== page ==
Mistaken Identity

I have been thinking about my identity a lot lately.  As I age, as my children do, as I go through various seasons of life, I wonder who I am, really.  It used to be so clear to me when I was little.  I always wanted to be a writer.  I always wanted to be a teacher.  I always wanted to be a wife and a mother and a friend.

I’ve done all those things and more, but I often wonder how successful I am at any of them.  Writing has been my most non-relational passion in life.  I’m at least okay at it, and I love it and need it, much like I love and need air and water and sleep.  I have a rhythm in my life that would be off if that essential aspect wasn’t present.  Yet I’ve never earned money at it, and I can’t say I have even earnestly attempted to.  Teaching has been a tumultuous bedfellow for me.  The instant I began having classroom experience in college, I changed majors, it terrified me so.  When I stumbled into the opportunity to pursue it mid-way through life, I immediately fell hard for it and then quickly burned out and became deeply disillusioned with my place in the field.  I largely felt like a failure even though I know I positively influenced at least some and brought my energetic, creative, compassionate pieces to the years of my tenure.  I will never, however, go back.  That chapter of my life is permanently over.  It doesn’t suit me, and I don’t suit it.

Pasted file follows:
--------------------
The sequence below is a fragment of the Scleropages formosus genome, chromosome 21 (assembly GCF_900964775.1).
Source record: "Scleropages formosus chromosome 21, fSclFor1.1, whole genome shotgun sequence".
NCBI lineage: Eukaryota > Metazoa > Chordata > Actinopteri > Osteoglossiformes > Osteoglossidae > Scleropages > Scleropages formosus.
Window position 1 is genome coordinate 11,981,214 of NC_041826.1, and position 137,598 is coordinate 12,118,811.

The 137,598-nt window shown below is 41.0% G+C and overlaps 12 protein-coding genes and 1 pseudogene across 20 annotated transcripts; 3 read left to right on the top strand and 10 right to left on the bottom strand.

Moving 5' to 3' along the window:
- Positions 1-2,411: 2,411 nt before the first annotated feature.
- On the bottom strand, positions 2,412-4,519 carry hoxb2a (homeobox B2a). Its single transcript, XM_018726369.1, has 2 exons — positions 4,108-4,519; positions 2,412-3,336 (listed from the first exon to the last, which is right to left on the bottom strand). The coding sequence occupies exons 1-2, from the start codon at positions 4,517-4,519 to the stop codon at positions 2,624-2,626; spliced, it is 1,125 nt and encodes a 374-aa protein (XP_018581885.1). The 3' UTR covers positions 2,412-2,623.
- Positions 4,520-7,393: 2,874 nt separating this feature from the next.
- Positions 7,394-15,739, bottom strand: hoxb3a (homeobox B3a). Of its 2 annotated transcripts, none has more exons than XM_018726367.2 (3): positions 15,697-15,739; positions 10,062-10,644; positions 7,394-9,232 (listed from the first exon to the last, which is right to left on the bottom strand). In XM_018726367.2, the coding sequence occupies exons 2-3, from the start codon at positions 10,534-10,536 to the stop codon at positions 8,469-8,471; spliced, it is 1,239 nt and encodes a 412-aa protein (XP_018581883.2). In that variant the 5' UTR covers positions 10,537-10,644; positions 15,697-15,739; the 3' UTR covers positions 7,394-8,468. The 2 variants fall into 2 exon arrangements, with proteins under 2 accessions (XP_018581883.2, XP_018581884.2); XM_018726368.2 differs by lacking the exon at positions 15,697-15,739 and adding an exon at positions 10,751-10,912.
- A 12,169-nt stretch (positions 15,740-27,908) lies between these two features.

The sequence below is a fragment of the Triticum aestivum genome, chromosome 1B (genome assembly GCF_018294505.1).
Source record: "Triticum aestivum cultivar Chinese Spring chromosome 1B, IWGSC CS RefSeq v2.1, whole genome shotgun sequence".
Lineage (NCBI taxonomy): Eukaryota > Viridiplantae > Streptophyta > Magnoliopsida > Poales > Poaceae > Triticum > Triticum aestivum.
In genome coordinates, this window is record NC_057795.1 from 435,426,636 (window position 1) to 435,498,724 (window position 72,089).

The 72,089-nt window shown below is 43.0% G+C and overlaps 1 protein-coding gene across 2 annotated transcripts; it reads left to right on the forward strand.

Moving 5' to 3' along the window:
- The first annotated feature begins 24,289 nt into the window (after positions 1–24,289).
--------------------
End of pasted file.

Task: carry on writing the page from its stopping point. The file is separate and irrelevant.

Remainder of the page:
I have been a wife and mother for 20 and 18 years respectively.  Those two roles are the most fulfilling ones of my life.  High mountain peaks and deep treacherous valleys have been navigated along both routes, but my heart is always bursting with intense love for what these three people have added to my life.  Words, although beautiful, numerous, and descriptive, cannot begin to capture the depth of my feelings for these blessings of a husband, son, and daughter.  And yet, I have felt and still sometimes feel like an utter failure in my attempts at these relationships, too.  Many mistakes and regrets are carefully cataloged and cleverly hidden away in my memory, like secrets too shameful to ever be divulged to anyone except myself.